Astros top prospect Bregman remains red-hot

2015 draftee hits ninth homer of season for Double-A Corpus Christi

Astros top prospect Bregman remains red-hot

Astros top prospect Alex Bregman continued his power display Wednesday with Double-A Corpus Christi, launching his fourth home run in his past nine games.

Bregman, ranked No. 19 on MLB Pipeline's Top 100 Prospects list has nine homers in 26 games with the Hooks, and only nine strikeouts. He's the only player in the Minors or Majors who does not have more strikeouts than home runs, among those with multiple homers.

It's a statistic that deserves some more context:

• There are 18 other Minor League hitters with at least nine home runs this year, and their average number of strikeouts this season is 40.

• There have only been two big leaguers in the past 60 years to finish a season with more homers than strikeouts (minimum 20 home runs): Barry Bonds in 2004 (45 homers and 41 strikeouts) and George Brett in 1980 (24 homers and 22 strikeouts).

Bregman, 22, was picked No. 2 overall in last year's Draft out of LSU as a shortstop, though he's recently seen some time at third base. He has started at third in two his past six games, his first game action at the position coming in Friday's doubleheader. Bregman started at short on Wednesday.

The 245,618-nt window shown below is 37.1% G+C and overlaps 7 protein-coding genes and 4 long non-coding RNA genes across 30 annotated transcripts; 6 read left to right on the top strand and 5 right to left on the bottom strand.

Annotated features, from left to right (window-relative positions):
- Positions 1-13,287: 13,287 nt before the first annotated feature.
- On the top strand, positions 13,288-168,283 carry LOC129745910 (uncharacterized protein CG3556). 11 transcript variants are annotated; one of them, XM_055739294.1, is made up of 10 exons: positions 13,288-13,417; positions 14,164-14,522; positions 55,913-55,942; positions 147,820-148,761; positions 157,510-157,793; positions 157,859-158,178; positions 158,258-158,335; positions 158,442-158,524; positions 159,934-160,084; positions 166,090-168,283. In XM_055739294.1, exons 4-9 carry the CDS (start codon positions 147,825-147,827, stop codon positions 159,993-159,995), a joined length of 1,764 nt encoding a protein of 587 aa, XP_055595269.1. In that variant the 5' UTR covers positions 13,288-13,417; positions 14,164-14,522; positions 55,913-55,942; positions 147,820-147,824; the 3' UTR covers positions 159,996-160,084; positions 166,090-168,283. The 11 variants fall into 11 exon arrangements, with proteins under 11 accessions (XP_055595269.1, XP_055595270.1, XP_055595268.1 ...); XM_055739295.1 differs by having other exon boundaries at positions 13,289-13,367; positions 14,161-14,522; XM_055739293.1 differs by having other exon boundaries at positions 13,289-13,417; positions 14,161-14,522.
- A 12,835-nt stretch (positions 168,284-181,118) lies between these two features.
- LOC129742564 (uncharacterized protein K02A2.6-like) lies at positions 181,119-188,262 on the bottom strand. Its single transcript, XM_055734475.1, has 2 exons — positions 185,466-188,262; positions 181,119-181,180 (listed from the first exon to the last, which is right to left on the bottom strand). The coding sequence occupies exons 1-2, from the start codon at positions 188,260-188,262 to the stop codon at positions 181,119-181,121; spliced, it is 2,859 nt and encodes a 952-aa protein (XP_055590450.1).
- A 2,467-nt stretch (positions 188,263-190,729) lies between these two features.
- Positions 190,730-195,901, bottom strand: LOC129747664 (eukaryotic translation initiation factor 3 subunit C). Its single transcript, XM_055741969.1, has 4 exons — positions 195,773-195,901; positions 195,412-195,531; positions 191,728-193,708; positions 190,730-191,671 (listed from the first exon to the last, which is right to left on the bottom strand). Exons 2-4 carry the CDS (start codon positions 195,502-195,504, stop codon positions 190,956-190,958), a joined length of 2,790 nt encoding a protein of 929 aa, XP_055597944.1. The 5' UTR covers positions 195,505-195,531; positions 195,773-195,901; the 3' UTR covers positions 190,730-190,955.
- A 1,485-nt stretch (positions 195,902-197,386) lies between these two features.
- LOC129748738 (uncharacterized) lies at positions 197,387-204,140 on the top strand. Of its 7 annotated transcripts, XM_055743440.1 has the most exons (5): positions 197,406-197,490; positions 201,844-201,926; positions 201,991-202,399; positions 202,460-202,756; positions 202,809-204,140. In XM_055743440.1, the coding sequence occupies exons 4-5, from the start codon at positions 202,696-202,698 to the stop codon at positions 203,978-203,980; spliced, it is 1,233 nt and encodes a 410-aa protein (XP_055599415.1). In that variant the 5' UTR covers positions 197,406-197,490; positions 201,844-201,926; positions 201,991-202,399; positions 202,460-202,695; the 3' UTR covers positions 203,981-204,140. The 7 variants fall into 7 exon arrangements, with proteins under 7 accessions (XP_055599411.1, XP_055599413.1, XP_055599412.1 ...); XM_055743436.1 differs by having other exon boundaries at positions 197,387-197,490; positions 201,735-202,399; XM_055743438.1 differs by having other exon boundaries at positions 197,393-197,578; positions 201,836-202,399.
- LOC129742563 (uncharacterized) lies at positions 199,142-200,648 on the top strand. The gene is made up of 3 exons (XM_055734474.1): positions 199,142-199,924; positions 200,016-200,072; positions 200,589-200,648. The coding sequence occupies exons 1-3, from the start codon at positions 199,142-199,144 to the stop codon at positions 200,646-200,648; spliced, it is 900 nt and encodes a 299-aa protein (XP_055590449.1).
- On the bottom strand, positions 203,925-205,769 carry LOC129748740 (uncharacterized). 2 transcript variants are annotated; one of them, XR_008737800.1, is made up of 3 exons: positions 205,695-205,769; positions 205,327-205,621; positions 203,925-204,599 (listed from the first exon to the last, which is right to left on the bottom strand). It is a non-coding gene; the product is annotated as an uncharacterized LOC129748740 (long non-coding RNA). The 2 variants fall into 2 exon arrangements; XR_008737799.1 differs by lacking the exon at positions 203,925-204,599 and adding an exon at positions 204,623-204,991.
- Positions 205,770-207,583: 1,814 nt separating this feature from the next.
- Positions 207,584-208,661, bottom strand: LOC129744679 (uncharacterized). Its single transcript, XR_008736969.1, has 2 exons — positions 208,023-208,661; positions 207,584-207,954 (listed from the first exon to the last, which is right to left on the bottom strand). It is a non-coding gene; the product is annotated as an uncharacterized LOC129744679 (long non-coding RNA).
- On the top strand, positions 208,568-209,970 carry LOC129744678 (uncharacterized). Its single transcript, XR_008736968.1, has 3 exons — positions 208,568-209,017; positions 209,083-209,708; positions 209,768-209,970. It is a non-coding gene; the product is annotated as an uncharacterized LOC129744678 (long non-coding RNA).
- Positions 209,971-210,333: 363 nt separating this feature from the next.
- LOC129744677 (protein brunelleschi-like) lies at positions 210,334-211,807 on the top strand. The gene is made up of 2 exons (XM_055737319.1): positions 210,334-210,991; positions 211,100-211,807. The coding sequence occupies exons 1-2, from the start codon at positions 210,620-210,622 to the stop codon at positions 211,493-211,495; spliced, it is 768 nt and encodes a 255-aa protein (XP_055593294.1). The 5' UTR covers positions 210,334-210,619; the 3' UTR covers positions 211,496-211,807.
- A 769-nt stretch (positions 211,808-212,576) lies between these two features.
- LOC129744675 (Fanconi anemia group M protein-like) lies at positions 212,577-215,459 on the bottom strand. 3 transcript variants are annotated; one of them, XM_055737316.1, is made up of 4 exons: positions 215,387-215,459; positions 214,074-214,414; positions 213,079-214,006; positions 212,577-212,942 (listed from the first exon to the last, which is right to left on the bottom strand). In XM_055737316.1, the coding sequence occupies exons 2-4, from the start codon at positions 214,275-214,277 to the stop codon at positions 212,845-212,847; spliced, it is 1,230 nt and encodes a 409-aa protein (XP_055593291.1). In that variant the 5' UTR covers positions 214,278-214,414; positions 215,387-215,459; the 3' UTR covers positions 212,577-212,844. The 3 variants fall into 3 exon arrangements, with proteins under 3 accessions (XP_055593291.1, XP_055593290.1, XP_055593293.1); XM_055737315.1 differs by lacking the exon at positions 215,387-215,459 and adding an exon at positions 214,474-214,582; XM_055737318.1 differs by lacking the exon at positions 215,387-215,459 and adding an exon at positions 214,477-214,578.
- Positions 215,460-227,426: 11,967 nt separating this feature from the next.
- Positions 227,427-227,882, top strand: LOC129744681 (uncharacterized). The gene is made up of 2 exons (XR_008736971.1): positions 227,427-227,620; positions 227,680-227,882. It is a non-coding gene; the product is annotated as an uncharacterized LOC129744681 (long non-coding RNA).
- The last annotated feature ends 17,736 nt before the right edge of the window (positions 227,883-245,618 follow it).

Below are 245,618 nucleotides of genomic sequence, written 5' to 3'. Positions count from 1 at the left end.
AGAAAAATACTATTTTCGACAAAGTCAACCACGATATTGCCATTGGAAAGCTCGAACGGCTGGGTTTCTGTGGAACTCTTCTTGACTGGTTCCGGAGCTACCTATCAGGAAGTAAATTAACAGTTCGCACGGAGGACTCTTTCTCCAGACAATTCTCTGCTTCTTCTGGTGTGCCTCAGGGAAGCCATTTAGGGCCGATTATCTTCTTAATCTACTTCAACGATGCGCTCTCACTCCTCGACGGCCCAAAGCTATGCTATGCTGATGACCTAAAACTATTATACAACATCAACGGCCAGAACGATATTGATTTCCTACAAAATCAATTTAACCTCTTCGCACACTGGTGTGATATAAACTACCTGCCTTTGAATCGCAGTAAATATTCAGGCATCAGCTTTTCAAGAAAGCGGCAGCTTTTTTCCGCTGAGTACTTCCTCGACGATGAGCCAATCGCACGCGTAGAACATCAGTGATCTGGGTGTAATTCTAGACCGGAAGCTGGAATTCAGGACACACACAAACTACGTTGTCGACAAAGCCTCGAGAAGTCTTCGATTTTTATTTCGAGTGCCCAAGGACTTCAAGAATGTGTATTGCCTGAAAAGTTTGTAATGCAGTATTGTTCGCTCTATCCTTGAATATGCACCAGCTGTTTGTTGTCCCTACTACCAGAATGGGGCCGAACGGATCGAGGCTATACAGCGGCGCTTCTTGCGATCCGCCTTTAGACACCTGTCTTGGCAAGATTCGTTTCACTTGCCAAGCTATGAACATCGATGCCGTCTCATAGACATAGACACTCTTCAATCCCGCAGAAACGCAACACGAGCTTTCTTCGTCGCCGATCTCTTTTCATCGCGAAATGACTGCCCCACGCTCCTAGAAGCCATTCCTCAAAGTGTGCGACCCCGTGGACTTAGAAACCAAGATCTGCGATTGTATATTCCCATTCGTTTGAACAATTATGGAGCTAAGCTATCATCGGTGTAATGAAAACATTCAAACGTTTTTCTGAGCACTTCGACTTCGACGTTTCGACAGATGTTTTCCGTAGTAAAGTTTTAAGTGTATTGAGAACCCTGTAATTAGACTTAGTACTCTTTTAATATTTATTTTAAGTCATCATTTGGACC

"I feel like I'll be very comfortable here really soon -- really, really soon," Bregman said Saturday about playing third. "I'm pretty comfortable there already, but I feel like in a few days, I'll be very comfortable there."

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Bregman has been feasting on Double-A pitching, hitting .330 with eight doubles and 26 RBIs to go along with his nine homers. He's also drawn 15 walks.

"At the beginning of the year, we talked about position versatility, and because he was going to straight to Double-A, we wanted to make sure he felt comfortable at that level and felt comfortable at the plate first," Astros general manager Jeff Luhnow said Saturday. "We didn't want him to switch positions or have him try a new position while he was getting accustomed to a higher level."

Austin Laymance is a reporter for MLB.com. This story was not subject to the approval of Major League Baseball or its clubs.